Since the circulatory system lines the entire body, endothelial research is tied to many diseases, which are top-funded research areas. Endothelial cells have a remarkable capacity to adjust their number and arrangement to create an adaptable life-support system, extending by cell migration into almost every region of the body. If it were not for endothelial cells extending and remodeling the network of blood vessels, tissue growth and repair would be impossible. For this reason, dysfunction of endothelial cells has implications in diabetes, pulmonary diseases, inflammatory diseases, cardiovascular diseases and immune diseases to name a few. In addition, blocking angiogenesis has important applications in cancer. Cancerous tissue is as dependent on a blood supply as is normal tissue, and this has led to a surge of interest in endothelial cell biology. Studies are focused on understanding interactions between blood vessel formation and tumor expansion. Endothelial cells also have important applications in tissue engineering studies especially in the development of artificial vascular grafts as alternatives to donor-sourced grafts or supporting organ or tissue engineering with a vascular network.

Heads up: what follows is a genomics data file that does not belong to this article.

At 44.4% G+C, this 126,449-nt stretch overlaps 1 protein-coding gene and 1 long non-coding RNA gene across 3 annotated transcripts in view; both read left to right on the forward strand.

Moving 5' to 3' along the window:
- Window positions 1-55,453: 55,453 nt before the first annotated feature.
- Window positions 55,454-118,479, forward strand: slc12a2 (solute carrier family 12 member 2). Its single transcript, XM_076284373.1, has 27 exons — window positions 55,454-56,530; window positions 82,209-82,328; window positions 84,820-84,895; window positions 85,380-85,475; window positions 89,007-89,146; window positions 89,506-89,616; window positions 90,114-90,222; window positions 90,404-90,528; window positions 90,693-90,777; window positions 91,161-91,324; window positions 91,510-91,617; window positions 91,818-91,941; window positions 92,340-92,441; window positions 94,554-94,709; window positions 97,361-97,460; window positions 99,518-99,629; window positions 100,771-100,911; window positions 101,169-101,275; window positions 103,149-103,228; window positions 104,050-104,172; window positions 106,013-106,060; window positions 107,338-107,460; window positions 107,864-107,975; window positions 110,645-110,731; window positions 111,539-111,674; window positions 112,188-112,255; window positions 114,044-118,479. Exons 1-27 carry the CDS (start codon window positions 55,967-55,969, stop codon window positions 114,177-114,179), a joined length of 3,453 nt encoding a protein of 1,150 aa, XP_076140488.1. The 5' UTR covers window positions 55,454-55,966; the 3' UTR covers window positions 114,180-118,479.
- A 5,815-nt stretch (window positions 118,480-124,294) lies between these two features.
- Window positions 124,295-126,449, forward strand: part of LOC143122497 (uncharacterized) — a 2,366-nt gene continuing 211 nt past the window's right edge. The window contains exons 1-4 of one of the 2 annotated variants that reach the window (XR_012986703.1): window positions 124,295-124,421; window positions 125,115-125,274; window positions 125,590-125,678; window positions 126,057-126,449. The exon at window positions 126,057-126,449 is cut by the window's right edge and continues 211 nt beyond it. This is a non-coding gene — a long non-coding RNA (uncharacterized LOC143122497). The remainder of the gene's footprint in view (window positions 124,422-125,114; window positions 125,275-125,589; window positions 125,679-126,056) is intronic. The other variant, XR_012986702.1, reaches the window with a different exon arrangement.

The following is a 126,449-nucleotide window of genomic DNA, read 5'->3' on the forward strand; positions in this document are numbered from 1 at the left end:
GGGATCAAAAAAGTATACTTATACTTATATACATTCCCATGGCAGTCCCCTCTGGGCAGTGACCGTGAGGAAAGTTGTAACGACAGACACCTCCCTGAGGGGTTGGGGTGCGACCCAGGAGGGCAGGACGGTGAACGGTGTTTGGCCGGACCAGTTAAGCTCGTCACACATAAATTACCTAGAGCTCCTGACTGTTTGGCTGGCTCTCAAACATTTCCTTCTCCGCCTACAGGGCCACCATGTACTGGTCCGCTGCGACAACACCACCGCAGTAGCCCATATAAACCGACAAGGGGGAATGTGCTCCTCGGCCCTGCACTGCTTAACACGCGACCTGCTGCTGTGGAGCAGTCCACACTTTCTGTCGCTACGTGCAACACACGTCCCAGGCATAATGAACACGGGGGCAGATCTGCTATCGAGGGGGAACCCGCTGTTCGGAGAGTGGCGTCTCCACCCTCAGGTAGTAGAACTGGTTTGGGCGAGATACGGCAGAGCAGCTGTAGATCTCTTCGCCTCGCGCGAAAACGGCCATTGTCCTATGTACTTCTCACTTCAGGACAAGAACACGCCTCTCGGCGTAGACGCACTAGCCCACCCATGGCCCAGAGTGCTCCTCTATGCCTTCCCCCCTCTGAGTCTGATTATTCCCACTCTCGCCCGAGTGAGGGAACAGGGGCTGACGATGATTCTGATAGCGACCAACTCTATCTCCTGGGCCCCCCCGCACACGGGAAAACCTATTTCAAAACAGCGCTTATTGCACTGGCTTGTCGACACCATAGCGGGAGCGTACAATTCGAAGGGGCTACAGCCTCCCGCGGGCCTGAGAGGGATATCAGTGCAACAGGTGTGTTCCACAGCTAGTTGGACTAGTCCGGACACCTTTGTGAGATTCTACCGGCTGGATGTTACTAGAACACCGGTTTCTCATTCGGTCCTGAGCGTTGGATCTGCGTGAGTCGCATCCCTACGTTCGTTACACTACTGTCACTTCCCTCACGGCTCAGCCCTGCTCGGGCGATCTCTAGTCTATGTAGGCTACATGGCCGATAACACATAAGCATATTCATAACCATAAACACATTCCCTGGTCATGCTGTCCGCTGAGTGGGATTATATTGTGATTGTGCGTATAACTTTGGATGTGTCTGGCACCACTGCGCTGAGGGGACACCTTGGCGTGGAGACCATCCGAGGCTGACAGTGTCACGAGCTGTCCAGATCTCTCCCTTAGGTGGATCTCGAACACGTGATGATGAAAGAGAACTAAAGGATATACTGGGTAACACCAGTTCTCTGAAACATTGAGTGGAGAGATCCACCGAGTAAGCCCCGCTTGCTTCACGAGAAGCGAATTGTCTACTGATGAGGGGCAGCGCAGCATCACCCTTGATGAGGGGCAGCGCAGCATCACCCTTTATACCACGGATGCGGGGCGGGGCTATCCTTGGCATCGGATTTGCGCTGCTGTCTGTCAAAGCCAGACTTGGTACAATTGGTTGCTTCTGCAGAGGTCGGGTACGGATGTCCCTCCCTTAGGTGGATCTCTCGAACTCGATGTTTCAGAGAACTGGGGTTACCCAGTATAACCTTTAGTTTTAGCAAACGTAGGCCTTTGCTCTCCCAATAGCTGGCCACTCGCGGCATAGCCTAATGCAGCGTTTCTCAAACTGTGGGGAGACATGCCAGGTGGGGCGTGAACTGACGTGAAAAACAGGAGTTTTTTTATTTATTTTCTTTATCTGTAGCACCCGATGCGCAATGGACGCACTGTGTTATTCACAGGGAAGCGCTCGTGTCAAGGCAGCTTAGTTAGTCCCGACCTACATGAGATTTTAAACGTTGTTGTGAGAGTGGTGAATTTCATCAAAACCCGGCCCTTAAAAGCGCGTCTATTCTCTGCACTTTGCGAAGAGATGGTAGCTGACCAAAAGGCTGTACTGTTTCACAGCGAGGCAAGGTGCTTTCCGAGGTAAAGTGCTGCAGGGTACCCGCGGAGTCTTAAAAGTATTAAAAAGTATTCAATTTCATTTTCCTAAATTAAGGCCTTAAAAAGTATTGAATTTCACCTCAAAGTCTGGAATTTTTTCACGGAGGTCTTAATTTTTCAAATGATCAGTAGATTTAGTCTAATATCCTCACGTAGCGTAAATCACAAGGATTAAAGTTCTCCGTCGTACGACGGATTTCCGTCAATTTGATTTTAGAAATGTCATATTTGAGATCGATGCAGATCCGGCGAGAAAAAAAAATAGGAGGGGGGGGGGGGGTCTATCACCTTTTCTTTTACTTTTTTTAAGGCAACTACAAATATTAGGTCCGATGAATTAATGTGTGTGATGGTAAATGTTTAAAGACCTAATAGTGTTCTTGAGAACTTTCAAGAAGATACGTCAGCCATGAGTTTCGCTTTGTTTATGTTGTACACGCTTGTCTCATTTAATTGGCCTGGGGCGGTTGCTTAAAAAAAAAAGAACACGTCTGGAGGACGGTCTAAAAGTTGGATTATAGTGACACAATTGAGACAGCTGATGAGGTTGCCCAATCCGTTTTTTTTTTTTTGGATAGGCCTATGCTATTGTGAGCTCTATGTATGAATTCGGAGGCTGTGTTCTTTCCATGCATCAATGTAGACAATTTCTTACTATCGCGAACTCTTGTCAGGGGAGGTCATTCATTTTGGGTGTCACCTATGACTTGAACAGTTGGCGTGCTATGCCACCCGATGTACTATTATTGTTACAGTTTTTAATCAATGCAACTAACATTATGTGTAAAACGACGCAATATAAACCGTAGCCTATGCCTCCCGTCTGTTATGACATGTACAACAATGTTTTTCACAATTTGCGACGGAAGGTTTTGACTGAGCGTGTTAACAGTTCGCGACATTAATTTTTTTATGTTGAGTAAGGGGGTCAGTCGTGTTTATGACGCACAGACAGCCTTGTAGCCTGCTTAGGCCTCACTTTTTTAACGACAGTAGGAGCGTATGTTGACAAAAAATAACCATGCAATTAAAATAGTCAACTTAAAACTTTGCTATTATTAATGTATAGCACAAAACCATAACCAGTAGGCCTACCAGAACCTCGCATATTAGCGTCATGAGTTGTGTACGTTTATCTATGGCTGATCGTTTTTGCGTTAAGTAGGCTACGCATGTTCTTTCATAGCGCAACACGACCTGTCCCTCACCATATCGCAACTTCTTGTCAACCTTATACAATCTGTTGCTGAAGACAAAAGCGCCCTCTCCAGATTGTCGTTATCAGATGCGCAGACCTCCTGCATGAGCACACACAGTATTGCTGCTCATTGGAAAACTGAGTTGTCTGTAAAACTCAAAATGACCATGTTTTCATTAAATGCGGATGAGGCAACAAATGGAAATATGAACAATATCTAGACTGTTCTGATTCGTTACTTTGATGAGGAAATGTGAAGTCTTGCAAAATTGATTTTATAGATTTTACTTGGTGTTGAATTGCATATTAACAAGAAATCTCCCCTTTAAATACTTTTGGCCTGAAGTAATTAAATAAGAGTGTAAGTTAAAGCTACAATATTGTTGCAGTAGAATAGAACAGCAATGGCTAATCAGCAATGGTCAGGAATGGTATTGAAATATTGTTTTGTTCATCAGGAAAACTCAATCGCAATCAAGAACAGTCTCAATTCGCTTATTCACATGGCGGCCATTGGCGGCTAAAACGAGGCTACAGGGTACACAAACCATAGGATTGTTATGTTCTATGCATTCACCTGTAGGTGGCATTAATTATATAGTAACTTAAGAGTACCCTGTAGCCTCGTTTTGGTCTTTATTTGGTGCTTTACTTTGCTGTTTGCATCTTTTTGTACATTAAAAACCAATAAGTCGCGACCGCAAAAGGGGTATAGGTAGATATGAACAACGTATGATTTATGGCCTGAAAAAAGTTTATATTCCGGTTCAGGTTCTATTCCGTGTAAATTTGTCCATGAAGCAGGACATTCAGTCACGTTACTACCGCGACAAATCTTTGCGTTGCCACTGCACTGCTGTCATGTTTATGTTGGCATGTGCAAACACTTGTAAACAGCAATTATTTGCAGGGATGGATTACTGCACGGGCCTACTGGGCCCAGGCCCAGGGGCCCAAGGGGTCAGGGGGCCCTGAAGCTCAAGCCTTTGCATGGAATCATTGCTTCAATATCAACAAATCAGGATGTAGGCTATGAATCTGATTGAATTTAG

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An Introduction to Primary Endothelial Cells